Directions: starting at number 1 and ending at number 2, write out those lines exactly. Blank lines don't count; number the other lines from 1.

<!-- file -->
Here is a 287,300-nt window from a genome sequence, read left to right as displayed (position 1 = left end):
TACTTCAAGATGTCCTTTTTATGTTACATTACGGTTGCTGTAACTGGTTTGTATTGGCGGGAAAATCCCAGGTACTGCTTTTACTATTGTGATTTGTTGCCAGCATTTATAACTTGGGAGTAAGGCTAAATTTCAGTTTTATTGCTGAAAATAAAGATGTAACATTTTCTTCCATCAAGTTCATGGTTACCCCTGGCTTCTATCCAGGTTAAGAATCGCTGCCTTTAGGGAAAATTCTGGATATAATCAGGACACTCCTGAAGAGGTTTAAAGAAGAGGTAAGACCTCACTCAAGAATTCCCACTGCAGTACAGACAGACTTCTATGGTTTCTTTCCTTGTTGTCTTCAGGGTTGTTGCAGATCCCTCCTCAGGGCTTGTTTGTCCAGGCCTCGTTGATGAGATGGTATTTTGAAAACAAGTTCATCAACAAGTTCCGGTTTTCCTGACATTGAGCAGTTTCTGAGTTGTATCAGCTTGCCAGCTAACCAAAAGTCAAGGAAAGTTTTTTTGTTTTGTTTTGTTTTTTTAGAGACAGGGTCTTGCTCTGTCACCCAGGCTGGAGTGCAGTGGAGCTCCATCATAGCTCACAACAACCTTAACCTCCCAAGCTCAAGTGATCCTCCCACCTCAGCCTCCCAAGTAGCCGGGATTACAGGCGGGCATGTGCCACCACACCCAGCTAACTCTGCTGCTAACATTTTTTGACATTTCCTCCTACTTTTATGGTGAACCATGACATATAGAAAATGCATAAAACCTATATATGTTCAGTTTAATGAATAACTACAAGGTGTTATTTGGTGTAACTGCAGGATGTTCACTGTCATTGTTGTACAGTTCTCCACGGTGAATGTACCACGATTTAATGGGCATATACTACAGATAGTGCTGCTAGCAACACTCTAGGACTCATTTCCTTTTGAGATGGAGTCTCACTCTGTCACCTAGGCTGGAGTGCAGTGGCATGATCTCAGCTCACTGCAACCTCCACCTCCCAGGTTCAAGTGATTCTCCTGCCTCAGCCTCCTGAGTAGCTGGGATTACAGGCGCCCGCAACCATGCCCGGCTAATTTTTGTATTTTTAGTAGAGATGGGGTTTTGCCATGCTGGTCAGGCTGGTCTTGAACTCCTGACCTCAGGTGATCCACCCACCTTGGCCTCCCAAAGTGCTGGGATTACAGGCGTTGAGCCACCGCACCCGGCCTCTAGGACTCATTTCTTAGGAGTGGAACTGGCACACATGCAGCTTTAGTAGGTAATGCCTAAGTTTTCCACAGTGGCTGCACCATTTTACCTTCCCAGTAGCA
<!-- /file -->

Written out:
Here is a 287,300-nt window from a genome sequence, read left to right as displayed (position 1 = left end):
TACTTCAAGATGTCCTTTTTATGTTACATTACGGTTGCTGTAACTGGTTTGTATTGGCGGGAAAATCCCAGGTACTGCTTTTACTATTGTGATTTGTTGCCAGCATTTATAACTTGGGAGTAAGGCTAAATTTCAGTTTTATTGCTGAAAATAAAGATGTAACATTTTCTTCCATCAAGTTCATGGTTACCCCTGGCTTCTATCCAGGTTAAGAATCGCTGCCTTTAGGGAAAATTCTGGATATAATCAGGACACTCCTGAAGAGGTTTAAAGAAGAGGTAAGACCTCACTCAAGAATTCCCACTGCAGTACAGACAGACTTCTATGGTTTCTTTCCTTGTTGTCTTCAGGGTTGTTGCAGATCCCTCCTCAGGGCTTGTTTGTCCAGGCCTCGTTGATGAGATGGTATTTTGAAAACAAGTTCATCAACAAGTTCCGGTTTTCCTGACATTGAGCAGTTTCTGAGTTGTATCAGCTTGCCAGCTAACCAAAAGTCAAGGAAAGTTTTTTTGTTTTGTTTTGTTTTTTTAGAGACAGGGTCTTGCTCTGTCACCCAGGCTGGAGTGCAGTGGAGCTCCATCATAGCTCACAACAACCTTAACCTCCCAAGCTCAAGTGATCCTCCCACCTCAGCCTCCCAAGTAGCCGGGATTACAGGCGGGCATGTGCCACCACACCCAGCTAACTCTGCTGCTAACATTTTTTGACATTTCCTCCTACTTTTATGGTGAACCATGACATATAGAAAATGCATAAAACCTATATATGTTCAGTTTAATGAATAACTACAAGGTGTTATTTGGTGTAACTGCAGGATGTTCACTGTCATTGTTGTACAGTTCTCCACGGTGAATGTACCACGATTTAATGGGCATATACTACAGATAGTGCTGCTAGCAACACTCTAGGACTCATTTCCTTTTGAGATGGAGTCTCACTCTGTCACCTAGGCTGGAGTGCAGTGGCATGATCTCAGCTCACTGCAACCTCCACCTCCCAGGTTCAAGTGATTCTCCTGCCTCAGCCTCCTGAGTAGCTGGGATTACAGGCGCCCGCAACCATGCCCGGCTAATTTTTGTATTTTTAGTAGAGATGGGGTTTTGCCATGCTGGTCAGGCTGGTCTTGAACTCCTGACCTCAGGTGATCCACCCACCTTGGCCTCCCAAAGTGCTGGGATTACAGGCGTTGAGCCACCGCACCCGGCCTCTAGGACTCATTTCTTAGGAGTGGAACTGGCACACATGCAGCTTTAGTAGGTAATGCCTAAGTTTTCCACAGTGGCTGCACCATTTTACCTTCCCAGTAGCA